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Artichoke Season! | Eat this now
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-Eat this now-

** Artichoke Season! **

Friday, March 9, 2012 at 6:31 by MicheleAnna.Jordan

UPDATE: This post was originally written in the fall, when there was an
excellent crop of California artichokes. But the spring crop is much bigger
and thanks to our cold temperatures, artichokes have never been better. I
can eat then three times a day, simply, with nothing more than melted
butter, mayonnaise or good olive oil and lemon juice. At the end of this
post, you’ll find links to recipes that do a bit more with California’s
signature thistle.

Because *artichokes are abundant in early spring*, it is easy to think of
them as a *spring crop* and to be *suspicious* of them when they are
bountiful again *in the fall*. /*Where are these fall artichokes from?*/
you may rightly wonder.

Large artichokes at Santa Rosa's G & G Market last weekend, $1.39 each

They are *all from California* and the vast majority are from *coastal
farms near Castroville, the Artichoke Capital of the World*, where
*artichokes are harvested year round*. They are also *harvested near Oxnard
from October through January *and in the *Coachella Valley from December
through March*. In recent weeks I’ve seen *big beautiful artichokes for
reasonable prices at every market I’ve visited*.

When you’re *selecting artichokes*, do you *avoid those that seem to have
brown shadings


Source: pantry.blogs.pressdemocrat.com/10519/fall-artichokes/


when are artichokes in season


Artichoke - Wikipedia, the free encyclopedia

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** Artichoke **

From Wikipedia, the free encyclopedia
Jump to: navigation, search
This article is about the globe artichoke. For other uses, see Artichoke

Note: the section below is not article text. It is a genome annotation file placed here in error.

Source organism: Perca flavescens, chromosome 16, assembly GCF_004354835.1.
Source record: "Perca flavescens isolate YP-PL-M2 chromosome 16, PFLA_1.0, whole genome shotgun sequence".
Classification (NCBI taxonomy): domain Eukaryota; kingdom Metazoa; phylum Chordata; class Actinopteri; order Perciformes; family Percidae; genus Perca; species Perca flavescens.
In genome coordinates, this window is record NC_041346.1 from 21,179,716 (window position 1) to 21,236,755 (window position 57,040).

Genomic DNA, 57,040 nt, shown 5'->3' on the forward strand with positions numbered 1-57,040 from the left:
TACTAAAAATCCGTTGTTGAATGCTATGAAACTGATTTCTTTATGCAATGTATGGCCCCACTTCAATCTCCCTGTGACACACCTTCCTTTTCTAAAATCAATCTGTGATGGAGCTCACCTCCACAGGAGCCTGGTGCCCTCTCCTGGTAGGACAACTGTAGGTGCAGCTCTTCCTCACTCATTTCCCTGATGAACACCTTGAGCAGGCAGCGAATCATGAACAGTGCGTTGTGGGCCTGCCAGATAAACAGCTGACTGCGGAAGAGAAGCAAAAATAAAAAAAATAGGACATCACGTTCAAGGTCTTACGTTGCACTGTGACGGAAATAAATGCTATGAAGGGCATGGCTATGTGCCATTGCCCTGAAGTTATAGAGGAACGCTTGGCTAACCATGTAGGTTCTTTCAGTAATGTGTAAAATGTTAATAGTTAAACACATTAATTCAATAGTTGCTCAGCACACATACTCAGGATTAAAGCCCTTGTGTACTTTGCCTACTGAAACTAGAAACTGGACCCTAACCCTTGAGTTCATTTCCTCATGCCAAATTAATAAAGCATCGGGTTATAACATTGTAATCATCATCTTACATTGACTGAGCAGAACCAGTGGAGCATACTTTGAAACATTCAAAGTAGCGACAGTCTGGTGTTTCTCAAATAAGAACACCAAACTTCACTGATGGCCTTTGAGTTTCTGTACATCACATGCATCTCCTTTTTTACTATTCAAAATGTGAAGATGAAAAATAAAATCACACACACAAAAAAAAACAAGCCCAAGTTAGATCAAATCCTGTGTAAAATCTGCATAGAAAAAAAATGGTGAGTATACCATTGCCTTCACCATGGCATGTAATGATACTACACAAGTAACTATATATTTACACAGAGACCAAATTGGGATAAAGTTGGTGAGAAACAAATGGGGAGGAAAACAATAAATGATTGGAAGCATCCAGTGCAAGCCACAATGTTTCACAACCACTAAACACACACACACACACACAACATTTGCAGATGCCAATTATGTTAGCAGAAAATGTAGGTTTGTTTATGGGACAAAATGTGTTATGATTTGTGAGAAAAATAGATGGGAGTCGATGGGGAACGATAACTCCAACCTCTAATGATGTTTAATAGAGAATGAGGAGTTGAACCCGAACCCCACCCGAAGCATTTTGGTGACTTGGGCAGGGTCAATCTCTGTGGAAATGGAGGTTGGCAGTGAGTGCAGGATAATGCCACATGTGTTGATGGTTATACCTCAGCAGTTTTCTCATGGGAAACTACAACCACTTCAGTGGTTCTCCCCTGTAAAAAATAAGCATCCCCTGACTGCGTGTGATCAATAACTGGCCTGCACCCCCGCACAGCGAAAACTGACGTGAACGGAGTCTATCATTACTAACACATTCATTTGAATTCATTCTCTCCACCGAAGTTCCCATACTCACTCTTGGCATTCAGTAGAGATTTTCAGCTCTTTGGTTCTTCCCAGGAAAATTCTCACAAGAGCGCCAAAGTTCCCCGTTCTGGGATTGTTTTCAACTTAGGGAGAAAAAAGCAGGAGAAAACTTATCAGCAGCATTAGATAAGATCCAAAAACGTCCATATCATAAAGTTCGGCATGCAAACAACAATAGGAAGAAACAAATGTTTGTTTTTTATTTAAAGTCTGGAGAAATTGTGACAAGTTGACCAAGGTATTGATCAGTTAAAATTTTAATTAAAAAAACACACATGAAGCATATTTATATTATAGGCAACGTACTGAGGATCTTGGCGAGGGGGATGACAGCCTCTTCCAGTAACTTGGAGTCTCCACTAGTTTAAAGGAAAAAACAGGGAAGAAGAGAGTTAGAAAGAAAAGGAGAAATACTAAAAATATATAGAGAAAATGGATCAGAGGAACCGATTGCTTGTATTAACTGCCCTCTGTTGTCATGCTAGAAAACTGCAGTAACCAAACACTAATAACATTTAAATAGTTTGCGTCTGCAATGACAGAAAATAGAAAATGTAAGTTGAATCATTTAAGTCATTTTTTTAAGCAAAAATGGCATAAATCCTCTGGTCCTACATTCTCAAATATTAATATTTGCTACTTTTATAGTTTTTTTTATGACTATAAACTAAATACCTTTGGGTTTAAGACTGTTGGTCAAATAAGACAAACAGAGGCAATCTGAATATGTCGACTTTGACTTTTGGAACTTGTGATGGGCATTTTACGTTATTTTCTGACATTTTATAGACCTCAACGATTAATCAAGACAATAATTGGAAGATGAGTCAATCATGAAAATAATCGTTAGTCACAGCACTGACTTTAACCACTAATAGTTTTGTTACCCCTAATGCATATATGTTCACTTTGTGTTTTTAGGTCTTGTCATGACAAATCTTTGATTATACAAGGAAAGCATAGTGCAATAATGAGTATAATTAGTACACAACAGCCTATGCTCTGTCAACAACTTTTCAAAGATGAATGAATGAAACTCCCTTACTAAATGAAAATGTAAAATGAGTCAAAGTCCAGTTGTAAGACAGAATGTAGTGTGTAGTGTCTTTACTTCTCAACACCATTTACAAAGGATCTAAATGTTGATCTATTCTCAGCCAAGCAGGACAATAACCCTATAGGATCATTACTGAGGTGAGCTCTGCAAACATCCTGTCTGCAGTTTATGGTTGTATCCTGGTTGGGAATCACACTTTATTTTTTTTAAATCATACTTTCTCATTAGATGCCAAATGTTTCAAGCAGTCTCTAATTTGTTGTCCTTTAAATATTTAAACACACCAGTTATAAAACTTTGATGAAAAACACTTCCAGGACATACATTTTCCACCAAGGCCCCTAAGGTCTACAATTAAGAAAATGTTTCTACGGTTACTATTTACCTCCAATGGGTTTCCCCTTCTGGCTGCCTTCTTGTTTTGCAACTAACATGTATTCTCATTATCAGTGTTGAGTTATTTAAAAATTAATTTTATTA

(disambiguation).

Artichoke

Scientific classification
Kingdom: Plantae
(unranked): Angiosperms
(unranked): Eudicots
(unranked): Asterids
Order: Asterales
Family: Asteraceae
Tribe: Cynareae
Genus: /Cynara/
Species: /*C. cardunculus*/
Binomial name
*/Cynara cardunculus/*
L.

The *globe artichoke* (/Cynara cardunculus var. scolymus/)^[1] is a variety
of a species of thistle cultivated as a food. The edible matter is buds
that form within the flower heads before the flowers come into bloom. The
buds go away or change to a coarse, barely edible form when the flower
blooms. The uncultivated or wild variety of the species is called a
cardoon. It is a perennial plant native to the Mediterranean region.

*Contents*

· 1 Description of the plant
· 2 Early history of use
· 3 Agricultural output
· 4 Varieties

· 4.1 Traditional cultivars (vegetative propagation)
· 4.2 Cultivars propagated by seeds

· 5 Uses

· 5.1 Cooking
· 5.2 Tisane
· 5.3 Liqueur
· 5.4 Medical uses

· 6 References
· 7 External links

*Description of the plant[edit]*

It grows to 1.4–2 m (4.6–6.6 ft) tall, with arching, deeply
lobed, silvery, glaucous-green leaves 50–82 cm (20–32 in) long.
The flowers develop in a large head from an edible bud about 8–15 cm
(3.1–5.9 in) diameter with numerous triangular scales; the individual
florets are purple. The edible portions of the buds consist primarily of
the fleshy lower portions of the involucral bracts and the base, known as
the "heart"; the mass of immature florets in the center of the bud is
called the "choke" or beard. These are inedible in older, larger flowers.

*Early history of use[edit]*

The naturally occurring variant of


Source: en.wikipedia.org/wiki/Artichoke

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